Barbara Windsor Shutterstock

Dame Barbara Windsor: Military Community Pays Tribute Following Star's Death, Aged 83

Barbara Windsor Shutterstock

Dame Barbara Windsor is being honoured in countless tributes from all walks of life following her death, aged 83.

A passionate supporter of the Armed Forces, notably in her dedication to supporting the Royal British Legion’s Poppy Appeal and London Poppy Day, Dame Barbara is perhaps best known for her roles in BBC soap EastEnders and Britain’s series of Carry On films – performances that cemented her image as a British icon of film and television.

However, her boundless enthusiasm for helping others, driven by her larger-than-life character and personality, ensured she will also be remembered for her support for a host of charity appeals and campaigns as she played on her status as a national treasure to promote causes close to her heart.

The daughter of a British Army soldier who fought in World War Two, Dame Barbara often spoke with affection about how the Armed Forces had always been a part of her life, perhaps making her a natural fit with campaigns in support of the military community.

The actress, one of Britain’s most beloved stars of entertainment who was often affectionately referred to as 'Babs', died following a long battle with Alzheimer's with which she had been diagnosed in 2014.

The news of her struggle with the disease was made public in 2018, but her condition did little to suppress her zeal for charitable endeavours as she, alongside her husband Scott Mitchell, launched into campaigning for greater dementia care from the Government.

Mr Mitchell, paying respects to his “wife, best friend and soulmate” said his “heart or life will never feel the same without you” as he led the tributes to Dame Barbara.

He said the cherished actress’s final weeks were “typical of how she lived her life” and “full of humour, drama and a fighting spirit until the end”.

Mr Mitchell said: “Her passing was from Alzheimer’s/dementia and Barbara eventually died peacefully and I spent the last seven days by her side.

“Myself, her family and friends will remember Barbara with love, a smile and affection for the many years of her love, fun, friendship and brightness she brought to all our lives and the entertainment she gave to so many thousands of others during her career.

“Barbara’s final weeks were typical of how she lived her life. Full of humour, drama and a fighting spirit until the end.

“It was not the ending that Barbara or anyone else living with this very cruel disease deserve. I will always be immensely proud of Barbara’s courage, dignity and generosity dealing with her own illness and still trying to help others by raising awareness for as long as she could.”

Speaking of he and his wife’s campaign to raise awareness of Alzheimer’s issues, he added: “Dementia/Alzheimer’s remains the UKs number one killer. Although in challenging times, I urge the Prime Minister, his government and other parties to be true to their previous promises and invest more into dementia/Alzheimer’s research and care.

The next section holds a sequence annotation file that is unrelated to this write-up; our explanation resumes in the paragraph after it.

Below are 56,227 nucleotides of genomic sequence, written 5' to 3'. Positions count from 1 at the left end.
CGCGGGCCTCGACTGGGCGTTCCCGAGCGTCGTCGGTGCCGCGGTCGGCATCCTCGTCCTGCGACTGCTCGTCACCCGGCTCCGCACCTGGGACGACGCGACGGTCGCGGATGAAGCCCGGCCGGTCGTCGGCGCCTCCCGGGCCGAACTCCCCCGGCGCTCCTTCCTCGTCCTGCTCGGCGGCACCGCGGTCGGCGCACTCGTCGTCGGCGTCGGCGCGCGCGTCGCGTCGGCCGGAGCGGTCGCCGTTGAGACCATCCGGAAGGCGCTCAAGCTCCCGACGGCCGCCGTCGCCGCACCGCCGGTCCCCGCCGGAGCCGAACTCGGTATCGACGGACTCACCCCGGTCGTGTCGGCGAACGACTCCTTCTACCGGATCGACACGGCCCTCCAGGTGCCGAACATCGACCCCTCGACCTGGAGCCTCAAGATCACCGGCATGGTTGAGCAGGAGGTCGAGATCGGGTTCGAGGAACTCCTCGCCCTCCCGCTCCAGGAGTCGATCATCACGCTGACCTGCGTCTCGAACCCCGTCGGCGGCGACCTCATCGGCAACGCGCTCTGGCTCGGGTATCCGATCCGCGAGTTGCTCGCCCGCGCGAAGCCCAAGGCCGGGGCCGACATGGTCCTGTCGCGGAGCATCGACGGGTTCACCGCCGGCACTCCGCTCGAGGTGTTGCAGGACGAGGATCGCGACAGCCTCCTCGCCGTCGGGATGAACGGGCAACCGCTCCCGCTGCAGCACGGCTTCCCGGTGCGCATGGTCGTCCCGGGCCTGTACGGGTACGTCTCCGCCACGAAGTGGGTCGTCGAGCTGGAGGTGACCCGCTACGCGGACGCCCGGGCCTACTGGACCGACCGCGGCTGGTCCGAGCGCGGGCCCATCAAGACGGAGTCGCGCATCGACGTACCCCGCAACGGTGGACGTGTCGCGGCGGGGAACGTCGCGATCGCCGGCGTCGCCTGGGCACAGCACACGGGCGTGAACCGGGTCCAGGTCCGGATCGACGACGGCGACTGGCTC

“Thank you to all the doctors, nurses and carers who are angels at the care home for your kindness and care to Barbara and I throughout her stay with you. You are my heroes.

“And my gratitude to our family, friends and everyone in the media and the general public for all the good wishes and warm support that has been shown to Barbara over the last few years during her illness. Barbara deeply appreciated that.”

At the end of his moving tribute, Mr Mitchell said: “May you rest in peace now my precious Bar. I’ve lost my wife, my best friend and soul mate and my heart or life will never feel the same without you.

“I will be making no further statements and now need the time to grieve this painful, personal loss.”

Barbara Windsor PA

Prime Minister Boris Johnson was among those paying tribute, saying in a post on Twitter: “So sad about Barbara Windsor, so much more than a great pub landlady & Carry On star.

“She campaigned for the lonely and the vulnerable - and cheered the world up with her own British brand of harmless sauciness & innocent scandal. Thoughts with Scott and all her family & friends.”

Such was Dame Barbara’s connection to the Armed Forces that the Ministry Of Defence was among those paying tribute to the star, with a post from the MOD press office on Twitter saying: “RIP Dame Barbara Windsor, a constant supporter of our Armed Forces for many decades. She was always prepared to help drum up support for @ArmedForcesDay and The Poppy Appeal. Thank you Barbara #CarryOn.”

A young Barbara Windsor first found fame in her role as a buxom blonde in the British comedy Carry On films, made at Pinewood Studios in Buckinghamshire, with starring roles in films such as Carry On Spying, Carry On Doctor, Carry On Matron and Carry On Abroad.